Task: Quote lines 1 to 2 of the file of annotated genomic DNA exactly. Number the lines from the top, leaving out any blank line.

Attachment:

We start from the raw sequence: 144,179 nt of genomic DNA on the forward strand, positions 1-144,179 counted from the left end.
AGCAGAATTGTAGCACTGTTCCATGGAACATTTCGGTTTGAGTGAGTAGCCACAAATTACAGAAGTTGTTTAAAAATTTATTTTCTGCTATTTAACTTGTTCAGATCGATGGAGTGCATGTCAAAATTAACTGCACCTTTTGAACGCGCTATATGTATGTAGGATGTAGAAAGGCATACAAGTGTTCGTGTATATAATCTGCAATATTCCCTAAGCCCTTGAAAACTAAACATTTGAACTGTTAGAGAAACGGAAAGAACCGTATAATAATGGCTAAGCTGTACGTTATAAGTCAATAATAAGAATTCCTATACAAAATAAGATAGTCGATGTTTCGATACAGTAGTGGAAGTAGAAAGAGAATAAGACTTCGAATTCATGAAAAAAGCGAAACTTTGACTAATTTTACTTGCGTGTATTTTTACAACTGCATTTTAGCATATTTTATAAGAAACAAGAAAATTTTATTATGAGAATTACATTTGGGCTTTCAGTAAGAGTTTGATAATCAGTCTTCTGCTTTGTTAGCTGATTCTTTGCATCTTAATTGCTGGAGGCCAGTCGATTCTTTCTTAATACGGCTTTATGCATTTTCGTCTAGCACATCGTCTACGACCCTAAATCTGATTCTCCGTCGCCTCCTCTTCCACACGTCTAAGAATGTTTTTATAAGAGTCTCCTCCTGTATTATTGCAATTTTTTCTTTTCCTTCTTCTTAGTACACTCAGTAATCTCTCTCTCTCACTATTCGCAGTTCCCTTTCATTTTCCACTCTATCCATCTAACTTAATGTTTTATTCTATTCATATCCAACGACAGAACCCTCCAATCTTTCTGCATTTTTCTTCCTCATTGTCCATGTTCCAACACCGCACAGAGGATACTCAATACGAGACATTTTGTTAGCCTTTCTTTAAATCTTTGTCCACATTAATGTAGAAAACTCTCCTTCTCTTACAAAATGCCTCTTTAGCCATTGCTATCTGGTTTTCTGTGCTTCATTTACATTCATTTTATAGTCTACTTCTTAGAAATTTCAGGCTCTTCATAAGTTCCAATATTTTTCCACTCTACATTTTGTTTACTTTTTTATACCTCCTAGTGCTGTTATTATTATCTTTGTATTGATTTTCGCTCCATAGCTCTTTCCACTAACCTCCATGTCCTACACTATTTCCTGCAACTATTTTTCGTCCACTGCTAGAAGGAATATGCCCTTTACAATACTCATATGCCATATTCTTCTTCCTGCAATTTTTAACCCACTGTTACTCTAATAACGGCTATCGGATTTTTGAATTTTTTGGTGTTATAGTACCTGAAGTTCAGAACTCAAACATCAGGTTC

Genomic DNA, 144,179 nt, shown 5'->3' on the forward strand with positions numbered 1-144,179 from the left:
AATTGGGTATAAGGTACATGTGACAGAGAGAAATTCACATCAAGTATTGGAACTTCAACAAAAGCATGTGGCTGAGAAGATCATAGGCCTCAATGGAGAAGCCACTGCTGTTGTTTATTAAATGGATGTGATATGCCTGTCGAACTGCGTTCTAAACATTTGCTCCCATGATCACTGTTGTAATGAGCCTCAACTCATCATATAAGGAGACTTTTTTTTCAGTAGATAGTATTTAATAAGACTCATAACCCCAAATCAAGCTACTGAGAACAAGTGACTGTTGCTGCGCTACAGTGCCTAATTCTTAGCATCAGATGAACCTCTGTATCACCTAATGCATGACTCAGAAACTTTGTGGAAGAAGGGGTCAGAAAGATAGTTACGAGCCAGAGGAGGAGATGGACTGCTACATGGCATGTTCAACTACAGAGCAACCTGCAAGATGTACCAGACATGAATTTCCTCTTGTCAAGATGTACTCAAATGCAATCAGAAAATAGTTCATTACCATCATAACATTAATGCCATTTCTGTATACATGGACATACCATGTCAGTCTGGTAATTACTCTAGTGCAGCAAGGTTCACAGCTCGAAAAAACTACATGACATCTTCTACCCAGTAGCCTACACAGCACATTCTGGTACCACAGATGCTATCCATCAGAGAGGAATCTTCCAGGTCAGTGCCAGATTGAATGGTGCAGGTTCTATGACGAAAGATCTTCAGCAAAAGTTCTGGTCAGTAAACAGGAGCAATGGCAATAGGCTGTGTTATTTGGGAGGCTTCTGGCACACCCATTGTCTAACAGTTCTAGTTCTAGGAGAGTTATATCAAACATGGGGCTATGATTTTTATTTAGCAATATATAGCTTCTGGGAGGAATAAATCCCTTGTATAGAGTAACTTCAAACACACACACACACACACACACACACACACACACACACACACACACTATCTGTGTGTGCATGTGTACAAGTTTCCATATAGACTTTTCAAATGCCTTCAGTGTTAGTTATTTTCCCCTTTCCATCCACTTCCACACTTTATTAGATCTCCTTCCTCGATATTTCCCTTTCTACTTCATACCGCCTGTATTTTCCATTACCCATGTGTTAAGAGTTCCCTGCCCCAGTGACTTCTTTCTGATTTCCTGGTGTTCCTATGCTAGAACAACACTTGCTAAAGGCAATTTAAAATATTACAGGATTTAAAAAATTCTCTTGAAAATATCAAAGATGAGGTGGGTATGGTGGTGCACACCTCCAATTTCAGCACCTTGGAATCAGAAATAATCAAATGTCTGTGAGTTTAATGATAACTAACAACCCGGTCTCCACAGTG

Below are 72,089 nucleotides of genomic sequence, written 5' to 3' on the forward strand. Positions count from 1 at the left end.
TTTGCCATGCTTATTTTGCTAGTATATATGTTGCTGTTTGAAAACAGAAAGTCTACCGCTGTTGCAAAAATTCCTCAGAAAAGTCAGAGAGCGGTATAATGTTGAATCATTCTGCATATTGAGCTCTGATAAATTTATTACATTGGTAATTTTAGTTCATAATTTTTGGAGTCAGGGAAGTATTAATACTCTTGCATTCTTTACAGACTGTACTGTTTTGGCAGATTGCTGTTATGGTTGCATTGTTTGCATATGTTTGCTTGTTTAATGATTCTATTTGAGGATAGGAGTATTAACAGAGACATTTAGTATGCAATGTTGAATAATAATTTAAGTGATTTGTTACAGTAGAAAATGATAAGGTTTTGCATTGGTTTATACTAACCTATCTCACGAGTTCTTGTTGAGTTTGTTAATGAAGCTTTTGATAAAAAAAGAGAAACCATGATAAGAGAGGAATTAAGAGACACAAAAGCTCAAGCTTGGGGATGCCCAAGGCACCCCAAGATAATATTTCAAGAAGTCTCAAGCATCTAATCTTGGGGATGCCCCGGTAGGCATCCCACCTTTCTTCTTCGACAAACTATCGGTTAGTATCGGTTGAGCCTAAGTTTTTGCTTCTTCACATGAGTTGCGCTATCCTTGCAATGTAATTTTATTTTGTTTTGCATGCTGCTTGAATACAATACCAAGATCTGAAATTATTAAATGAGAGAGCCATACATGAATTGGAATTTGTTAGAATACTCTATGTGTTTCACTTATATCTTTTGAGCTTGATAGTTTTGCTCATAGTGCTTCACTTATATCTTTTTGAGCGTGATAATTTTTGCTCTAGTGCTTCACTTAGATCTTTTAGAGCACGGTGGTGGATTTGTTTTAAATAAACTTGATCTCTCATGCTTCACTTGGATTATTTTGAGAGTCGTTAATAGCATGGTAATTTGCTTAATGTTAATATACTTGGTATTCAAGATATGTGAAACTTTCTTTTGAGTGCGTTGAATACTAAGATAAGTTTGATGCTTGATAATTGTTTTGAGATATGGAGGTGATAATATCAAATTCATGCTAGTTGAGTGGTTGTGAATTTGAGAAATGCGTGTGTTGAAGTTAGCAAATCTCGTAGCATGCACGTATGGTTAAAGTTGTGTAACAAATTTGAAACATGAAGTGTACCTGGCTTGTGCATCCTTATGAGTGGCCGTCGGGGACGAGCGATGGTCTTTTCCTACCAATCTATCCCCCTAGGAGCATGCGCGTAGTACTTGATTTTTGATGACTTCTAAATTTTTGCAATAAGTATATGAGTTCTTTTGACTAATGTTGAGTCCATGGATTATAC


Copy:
We start from the raw sequence: 144,179 nt of genomic DNA on the forward strand, positions 1-144,179 counted from the left end.
AGCAGAATTGTAGCACTGTTCCATGGAACATTTCGGTTTGAGTGAGTAGCCACAAATTACAGAAGTTGTTTAAAAATTTATTTTCTGCTATTTAACTTGTTCAGATCGATGGAGTGCATGTCAAAATTAACTGCACCTTTTGAACGCGCTATATGTATGTAGGATGTAGAAAGGCATACAAGTGTTCGTGTATATAATCTGCAATATTCCCTAAGCCCTTGAAAACTAAACATTTGAACTGTTAGAGAAACGGAAAGAACCGTATAATAATGGCTAAGCTGTACGTTATAAGTCAATAATAAGAATTCCTATACAAAATAAGATAGTCGATGTTTCGATACAGTAGTGGAAGTAGAAAGAGAATAAGACTTCGAATTCATGAAAAAAGCGAAACTTTGACTAATTTTACTTGCGTGTATTTTTACAACTGCATTTTAGCATATTTTATAAGAAACAAGAAAATTTTATTATGAGAATTACATTTGGGCTTTCAGTAAGAGTTTGATAATCAGTCTTCTGCTTTGTTAGCTGATTCTTTGCATCTTAATTGCTGGAGGCCAGTCGATTCTTTCTTAATACGGCTTTATGCATTTTCGTCTAGCACATCGTCTACGACCCTAAATCTGATTCTCCGTCGCCTCCTCTTCCACACGTCTAAGAATGTTTTTATAAGAGTCTCCTCCTGTATTATTGCAATTTTTTCTTTTCCTTCTTCTTAGTACACTCAGTAATCTCTCTCTCTCACTATTCGCAGTTCCCTTTCATTTTCCACTCTATCCATCTAACTTAATGTTTTATTCTATTCATATCCAACGACAGAACCCTCCAATCTTTCTGCATTTTTCTTCCTCATTGTCCATGTTCCAACACCGCACAGAGGATACTCAATACGAGACATTTTGTTAGCCTTTCTTTAAATCTTTGTCCACATTAATGTAGAAAACTCTCCTTCTCTTACAAAATGCCTCTTTAGCCATTGCTATCTGGTTTTCTGTGCTTCATTTACATTCATTTTATAGTCTACTTCTTAGAAATTTCAGGCTCTTCATAAGTTCCAATATTTTTCCACTCTACATTTTGTTTACTTTTTTATACCTCCTAGTGCTGTTATTATTATCTTTGTATTGATTTTCGCTCCATAGCTCTTTCCACTAACCTCCATGTCCTACACTATTTCCTGCAACTATTTTTCGTCCACTGCTAGAAGGAATATGCCCTTTACAATACTCATATGCCATATTCTTCTTCCTGCAATTTTTAACCCACTGTTACTCTAATAACGGCTATCGGATTTTTGAATTTTTTGGTGTTATAGTACCTGAAGTTCAGAACTCAAACATCAGGTTC